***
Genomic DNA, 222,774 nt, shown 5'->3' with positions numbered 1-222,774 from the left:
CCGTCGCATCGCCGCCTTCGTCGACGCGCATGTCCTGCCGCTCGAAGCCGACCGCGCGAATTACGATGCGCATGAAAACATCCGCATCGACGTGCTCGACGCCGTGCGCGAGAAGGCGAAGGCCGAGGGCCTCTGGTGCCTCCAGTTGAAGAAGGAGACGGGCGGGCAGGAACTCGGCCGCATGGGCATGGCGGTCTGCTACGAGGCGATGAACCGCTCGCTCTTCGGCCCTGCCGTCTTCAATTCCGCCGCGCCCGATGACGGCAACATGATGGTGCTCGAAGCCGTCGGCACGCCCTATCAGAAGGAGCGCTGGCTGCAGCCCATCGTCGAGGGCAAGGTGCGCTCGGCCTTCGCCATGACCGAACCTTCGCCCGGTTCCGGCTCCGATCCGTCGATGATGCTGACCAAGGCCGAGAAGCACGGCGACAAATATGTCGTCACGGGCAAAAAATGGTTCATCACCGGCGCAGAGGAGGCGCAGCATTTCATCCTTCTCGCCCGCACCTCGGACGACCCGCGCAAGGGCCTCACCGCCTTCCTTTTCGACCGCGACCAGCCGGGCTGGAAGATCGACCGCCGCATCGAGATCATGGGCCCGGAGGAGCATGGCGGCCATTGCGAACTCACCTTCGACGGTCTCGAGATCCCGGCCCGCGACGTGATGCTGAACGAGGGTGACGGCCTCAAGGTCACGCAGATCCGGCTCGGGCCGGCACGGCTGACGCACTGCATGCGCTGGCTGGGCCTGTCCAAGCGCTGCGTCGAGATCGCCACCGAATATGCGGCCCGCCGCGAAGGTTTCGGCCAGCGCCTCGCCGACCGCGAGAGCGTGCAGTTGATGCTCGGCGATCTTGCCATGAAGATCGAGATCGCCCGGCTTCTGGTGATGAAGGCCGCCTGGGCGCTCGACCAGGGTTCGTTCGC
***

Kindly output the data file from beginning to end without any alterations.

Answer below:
Genomic DNA, 222,774 nt, shown 5'->3' with positions numbered 1-222,774 from the left:
CCGTCGCATCGCCGCCTTCGTCGACGCGCATGTCCTGCCGCTCGAAGCCGACCGCGCGAATTACGATGCGCATGAAAACATCCGCATCGACGTGCTCGACGCCGTGCGCGAGAAGGCGAAGGCCGAGGGCCTCTGGTGCCTCCAGTTGAAGAAGGAGACGGGCGGGCAGGAACTCGGCCGCATGGGCATGGCGGTCTGCTACGAGGCGATGAACCGCTCGCTCTTCGGCCCTGCCGTCTTCAATTCCGCCGCGCCCGATGACGGCAACATGATGGTGCTCGAAGCCGTCGGCACGCCCTATCAGAAGGAGCGCTGGCTGCAGCCCATCGTCGAGGGCAAGGTGCGCTCGGCCTTCGCCATGACCGAACCTTCGCCCGGTTCCGGCTCCGATCCGTCGATGATGCTGACCAAGGCCGAGAAGCACGGCGACAAATATGTCGTCACGGGCAAAAAATGGTTCATCACCGGCGCAGAGGAGGCGCAGCATTTCATCCTTCTCGCCCGCACCTCGGACGACCCGCGCAAGGGCCTCACCGCCTTCCTTTTCGACCGCGACCAGCCGGGCTGGAAGATCGACCGCCGCATCGAGATCATGGGCCCGGAGGAGCATGGCGGCCATTGCGAACTCACCTTCGACGGTCTCGAGATCCCGGCCCGCGACGTGATGCTGAACGAGGGTGACGGCCTCAAGGTCACGCAGATCCGGCTCGGGCCGGCACGGCTGACGCACTGCATGCGCTGGCTGGGCCTGTCCAAGCGCTGCGTCGAGATCGCCACCGAATATGCGGCCCGCCGCGAAGGTTTCGGCCAGCGCCTCGCCGACCGCGAGAGCGTGCAGTTGATGCTCGGCGATCTTGCCATGAAGATCGAGATCGCCCGGCTTCTGGTGATGAAGGCCGCCTGGGCGCTCGACCAGGGTTCGTTCGC